Last year, I wrote a column about the future of libraries and dubbed them "cerebral cathedrals." In it, I referred to the burning of the library of Alexandria some 2000 years ago. Its demise was arguably the greatest tragedy in mankind’s history of understanding. Modeled after Aristotle’s Lyceum, it was a place to collect and make available for study all the knowledge in world.
This past week, a friend called my attention that some Vermonters have decided to bring a slice of old Egypt to their neighborhoods.
Enter the phenomenon of Little Free Library, which can be found at www.littlefreelibrary.org, a national organization promoting local grass roots building of quaint structures for free book lending.
In the debate over education, literacy, and the slipping academic performance of American students, Little Free Library is exactly the type civic engagement we need nationwide.
As difficult as it is to finance schools, libraries face greater challenges. Since much of their enrichment equity remains discretionary, so does their funding. Even strongly supported municipal libraries struggle with budgets and must rely on volunteerism and fundraising from auxiliaries. All of this affects literacy.
In Vermont alone, private citizens have stepped forward to answer the governing body’s threefold mission. In Wilmington, Barton, Huntington, Essex Junction and Arlington, Little Free Libraries are thriving as a result of these initiatives.
According to its website, the first charge of Little Free Library is to promote literacy and love of reading by building free book exchanges worldwide. When holding a book, whether scholarly or frivolous, the ability to read and access information is the foundation on which all education is built.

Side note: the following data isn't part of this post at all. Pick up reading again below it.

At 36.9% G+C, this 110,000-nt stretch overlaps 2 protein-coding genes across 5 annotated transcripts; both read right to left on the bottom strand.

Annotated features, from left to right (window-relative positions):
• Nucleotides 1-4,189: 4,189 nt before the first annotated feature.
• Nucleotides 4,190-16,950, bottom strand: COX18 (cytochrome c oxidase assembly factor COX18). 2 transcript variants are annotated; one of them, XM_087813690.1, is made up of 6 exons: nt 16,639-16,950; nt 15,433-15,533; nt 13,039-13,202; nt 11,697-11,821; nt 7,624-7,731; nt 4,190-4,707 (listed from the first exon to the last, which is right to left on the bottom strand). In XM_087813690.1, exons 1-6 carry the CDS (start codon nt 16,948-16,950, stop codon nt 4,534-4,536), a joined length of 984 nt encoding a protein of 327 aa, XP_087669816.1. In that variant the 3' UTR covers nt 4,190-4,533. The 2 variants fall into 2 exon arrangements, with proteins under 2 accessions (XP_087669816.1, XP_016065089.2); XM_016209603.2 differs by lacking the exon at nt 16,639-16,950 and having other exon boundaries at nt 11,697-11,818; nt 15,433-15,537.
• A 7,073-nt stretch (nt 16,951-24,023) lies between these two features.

The next goal is to create a sense of community as we share skills, creativity, and wisdom across generations. Such legacies are vital to the place we call home, and the people around us. Just as my father took me to baseball games and I took my son, so also must a rite of passage be affixed to the love of learning. When that flow of erudition hits the flood stage, we’ll have come a long way to building up our riverbanks of knowledge.
Finally, Little Free Library wants to construct more than 2,510 libraries around the world - more than Andrew Carnegie, as they put it - and then some. Judging by the present number of more than 2,300, they seem well on pace.
Which brings us back to these corners of Vermont hosting Little Free Libraries. In scanning titles offered up by local citizens, they range from literary classics to non-fiction exposes and some nice children’s offerings. Many of the books are professionally labeled. Some structures are lit so night owls won’t miss them; others have creative designs, such as the Dr. Seuss motif in Barton.
In sensing the passion of our neighbors who raised these cozy repositories, we must consider libraries at a crossroads between the heritage of the 19th century and the demands of the 21st. Today libraries have an opportunity to sustain traditional roles while developing fresh visions of service - in short, to become sanctuaries for the world of ideas.
In this light, Little Free Library brings to mind the poet E.E. Cummings, who once wrote:
"i am a little church (no great cathedral)/ far from the splendor and squalor of hurrying cities/ -i do not worry if briefer days grow briefest/ i am not sorry when sun and rain make april"
The Little Free Libraries in Vermont may not match Alexandria, but they are the Green Mountain State’s little churches of the mind. Hopefully, more people will get the bug and raise one, and others stop by to borrow a book and celebrate knowledge. And somebody please give their stewards the keys to a cathedral.
Telly Halkias is an award-winning freelance journalist. E-mail him at: firstname.lastname@example.org